This next step is 100% optional; but if your eye gets easily distracted like mine does (and you really want to use rings to hang your curtains), it’s well worth a little paint and time to camouflage the hooks with some matching wall paint.
Start by using some painter’s tape around the edges of the hook. If you work carefully, you can likely slide tape between the wall and hook itself.
Then paint the exposed areas of hook with matching wall paint. If you use dark hooks, it may take a few coats to get good coverage (when using a light paint color).
Once you remove the painter’s tape, the hooks fade into the background and become much less noticeable. An added bonus is that the bottom (non-painted) parts of the Command Hooks almost appear like finials at the end of the rods!
Is this a perfect solution for a “forever home”? Probably not. But is this a great way to hang curtains in a rental home without inflicting a lick of damage to the walls? Absolutely!
Consider the right size, length, and width drapes for your space. There are many store-bought options or your room may require custom-made drapes to meet specific heights, room, or window specifications.
- In the majority of cases, the ideal length for drapes is long enough to just kiss the floor. Obviously where you hang your curtain rod will have an impact. If you’re purchasing ready-made drapes, it will be a bit of a balancing act to determine what length to get and where to hang the rod.
- For a traditional, formal look, consider drapes that puddle a couple of inches on the floor. This look isn’t as popular as it once was but it’s inherently luxurious and can still work in formal spaces.
- Do not allow your drapes to hang above the floor. When they stop a couple of inches above the floor, it can make the ceilings look lower.
- For drapes to look full, the panels should have a combined width of at least double the width of the window. If you have two panels, each one should equal the width of the window.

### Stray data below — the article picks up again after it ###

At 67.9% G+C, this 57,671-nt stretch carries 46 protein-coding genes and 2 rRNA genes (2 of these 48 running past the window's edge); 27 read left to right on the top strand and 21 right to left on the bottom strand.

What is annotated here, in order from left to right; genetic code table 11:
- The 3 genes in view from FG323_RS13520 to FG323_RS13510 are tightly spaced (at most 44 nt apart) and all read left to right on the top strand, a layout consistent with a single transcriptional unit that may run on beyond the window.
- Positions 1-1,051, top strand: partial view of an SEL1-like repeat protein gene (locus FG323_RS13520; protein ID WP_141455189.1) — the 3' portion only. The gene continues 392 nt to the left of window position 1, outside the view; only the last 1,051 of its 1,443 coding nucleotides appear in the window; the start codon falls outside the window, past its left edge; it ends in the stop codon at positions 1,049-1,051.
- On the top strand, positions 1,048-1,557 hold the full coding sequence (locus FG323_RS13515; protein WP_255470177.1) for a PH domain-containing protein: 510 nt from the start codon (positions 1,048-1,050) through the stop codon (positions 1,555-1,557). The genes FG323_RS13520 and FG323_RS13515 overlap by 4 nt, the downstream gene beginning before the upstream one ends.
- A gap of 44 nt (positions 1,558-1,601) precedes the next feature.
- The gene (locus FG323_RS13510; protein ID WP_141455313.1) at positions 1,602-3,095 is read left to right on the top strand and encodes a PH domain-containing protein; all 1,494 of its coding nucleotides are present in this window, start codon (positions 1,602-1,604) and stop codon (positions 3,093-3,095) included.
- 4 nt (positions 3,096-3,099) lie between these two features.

- Keep in mind that some fabrics hang differently than others, so light fabrics may require more fullness, while heavy fabrics may require a little less.
Installing Drapery and Curtain Rods
Different types of curtain rods may have varied, unique instructions, but the information included here will provide general instructions for installing drapery hardware. No matter which type of drapery rods you choose, it’s important to read the instructions before you begin the installation process.
Step 1: Mark the Placement of the Drapery Rod
Before you even pick up your materials, you need to determine the exact spot where you want to install your curtain rods. Use a pencil to mark where you will hang the curtain rod. The best way to do this is to decide where you want the bottom of the curtain to fall, and then measure upward. Drapery rod placement will also depend on the type of drapery you’ve selected, as different types of drapery have unique lengths. For example:
- Sill length curtains should reach the bottom of the window sill
- Floor length curtains should hang just above the floor
- Puddled drapery should touch the floor
Step 2: Mark Where the Curtain Rod Brackets will be PlacedIn general, most drapery rods are installed a few inches above the window frame. However, if you are interested in a more dramatic look, we recommend mounting the drapery higher than the sill and wider than the width of the window to make the windows appear larger.
Once you’ve marked the spot for your drapery rod, you need to decide where to put the curtain rod brackets.
Where Should Curtain Rod Brackets Be Placed?